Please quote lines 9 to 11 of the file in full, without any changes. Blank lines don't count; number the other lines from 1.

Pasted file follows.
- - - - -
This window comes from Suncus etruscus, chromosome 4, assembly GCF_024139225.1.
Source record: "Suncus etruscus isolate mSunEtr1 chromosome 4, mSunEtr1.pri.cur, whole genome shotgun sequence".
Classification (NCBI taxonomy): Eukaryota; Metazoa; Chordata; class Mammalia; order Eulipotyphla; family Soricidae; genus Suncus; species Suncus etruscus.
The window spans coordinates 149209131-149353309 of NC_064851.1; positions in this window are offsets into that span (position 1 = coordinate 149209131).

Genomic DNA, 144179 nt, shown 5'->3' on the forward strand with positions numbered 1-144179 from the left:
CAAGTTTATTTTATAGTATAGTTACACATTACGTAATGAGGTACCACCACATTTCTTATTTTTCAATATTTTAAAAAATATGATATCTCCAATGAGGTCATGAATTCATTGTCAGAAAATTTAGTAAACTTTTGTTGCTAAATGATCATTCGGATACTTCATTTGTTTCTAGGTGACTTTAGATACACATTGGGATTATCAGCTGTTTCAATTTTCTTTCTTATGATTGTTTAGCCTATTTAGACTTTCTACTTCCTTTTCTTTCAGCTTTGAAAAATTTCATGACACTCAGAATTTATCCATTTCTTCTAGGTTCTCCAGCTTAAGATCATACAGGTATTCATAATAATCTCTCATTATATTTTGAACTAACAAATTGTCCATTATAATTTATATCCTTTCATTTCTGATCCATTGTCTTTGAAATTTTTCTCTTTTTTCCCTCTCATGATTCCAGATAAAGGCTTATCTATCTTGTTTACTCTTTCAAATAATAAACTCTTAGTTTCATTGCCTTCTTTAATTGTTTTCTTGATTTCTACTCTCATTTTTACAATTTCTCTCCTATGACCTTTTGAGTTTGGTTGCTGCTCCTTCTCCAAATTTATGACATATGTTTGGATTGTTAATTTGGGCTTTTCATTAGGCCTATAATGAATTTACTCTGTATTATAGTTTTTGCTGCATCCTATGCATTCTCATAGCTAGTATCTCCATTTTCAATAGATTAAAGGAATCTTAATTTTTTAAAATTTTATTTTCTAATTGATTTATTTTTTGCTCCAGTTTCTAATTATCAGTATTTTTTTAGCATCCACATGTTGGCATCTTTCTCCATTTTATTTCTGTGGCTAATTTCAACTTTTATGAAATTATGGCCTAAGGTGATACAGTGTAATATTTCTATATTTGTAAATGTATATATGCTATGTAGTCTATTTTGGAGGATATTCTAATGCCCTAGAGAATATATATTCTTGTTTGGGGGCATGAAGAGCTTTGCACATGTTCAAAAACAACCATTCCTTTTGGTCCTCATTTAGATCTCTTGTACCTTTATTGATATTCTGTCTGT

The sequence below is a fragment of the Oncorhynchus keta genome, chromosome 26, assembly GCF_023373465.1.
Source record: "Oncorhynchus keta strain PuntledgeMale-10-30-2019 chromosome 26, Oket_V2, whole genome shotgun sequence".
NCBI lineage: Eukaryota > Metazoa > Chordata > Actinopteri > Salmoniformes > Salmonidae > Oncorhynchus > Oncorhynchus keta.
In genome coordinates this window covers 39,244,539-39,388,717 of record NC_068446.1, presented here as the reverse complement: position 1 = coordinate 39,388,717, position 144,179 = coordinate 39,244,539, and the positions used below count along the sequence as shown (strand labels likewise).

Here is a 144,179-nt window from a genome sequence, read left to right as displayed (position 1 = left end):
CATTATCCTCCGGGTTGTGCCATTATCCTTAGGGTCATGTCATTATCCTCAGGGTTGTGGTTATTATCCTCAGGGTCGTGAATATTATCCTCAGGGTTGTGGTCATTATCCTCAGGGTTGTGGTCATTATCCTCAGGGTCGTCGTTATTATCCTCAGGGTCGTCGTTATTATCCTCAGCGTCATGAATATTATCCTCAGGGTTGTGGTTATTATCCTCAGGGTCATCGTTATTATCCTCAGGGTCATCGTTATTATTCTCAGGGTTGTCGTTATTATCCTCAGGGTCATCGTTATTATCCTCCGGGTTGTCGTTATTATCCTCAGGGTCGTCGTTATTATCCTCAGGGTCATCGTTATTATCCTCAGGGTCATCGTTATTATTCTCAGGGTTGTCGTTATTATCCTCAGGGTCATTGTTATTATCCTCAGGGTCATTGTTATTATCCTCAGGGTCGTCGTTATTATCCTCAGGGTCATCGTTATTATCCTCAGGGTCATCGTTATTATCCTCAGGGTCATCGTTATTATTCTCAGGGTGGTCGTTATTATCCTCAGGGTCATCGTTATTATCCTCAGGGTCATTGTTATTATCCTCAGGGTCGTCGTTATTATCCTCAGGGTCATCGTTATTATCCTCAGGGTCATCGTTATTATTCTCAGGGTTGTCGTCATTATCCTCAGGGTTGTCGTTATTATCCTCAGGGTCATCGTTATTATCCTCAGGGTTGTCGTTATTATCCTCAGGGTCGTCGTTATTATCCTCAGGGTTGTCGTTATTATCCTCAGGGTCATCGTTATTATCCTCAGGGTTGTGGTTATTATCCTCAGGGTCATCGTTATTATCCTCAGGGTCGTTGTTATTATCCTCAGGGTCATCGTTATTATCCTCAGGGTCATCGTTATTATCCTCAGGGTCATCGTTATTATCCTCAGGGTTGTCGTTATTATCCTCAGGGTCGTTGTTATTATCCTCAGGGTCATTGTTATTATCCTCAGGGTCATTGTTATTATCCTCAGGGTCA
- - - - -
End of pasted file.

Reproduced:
NCBI lineage: Eukaryota > Metazoa > Chordata > Actinopteri > Salmoniformes > Salmonidae > Oncorhynchus > Oncorhynchus keta.
In genome coordinates this window covers 39,244,539-39,388,717 of record NC_068446.1, presented here as the reverse complement: position 1 = coordinate 39,388,717, position 144,179 = coordinate 39,244,539, and the positions used below count along the sequence as shown (strand labels likewise).

Here is a 144,179-nt window from a genome sequence, read left to right as displayed (position 1 = left end):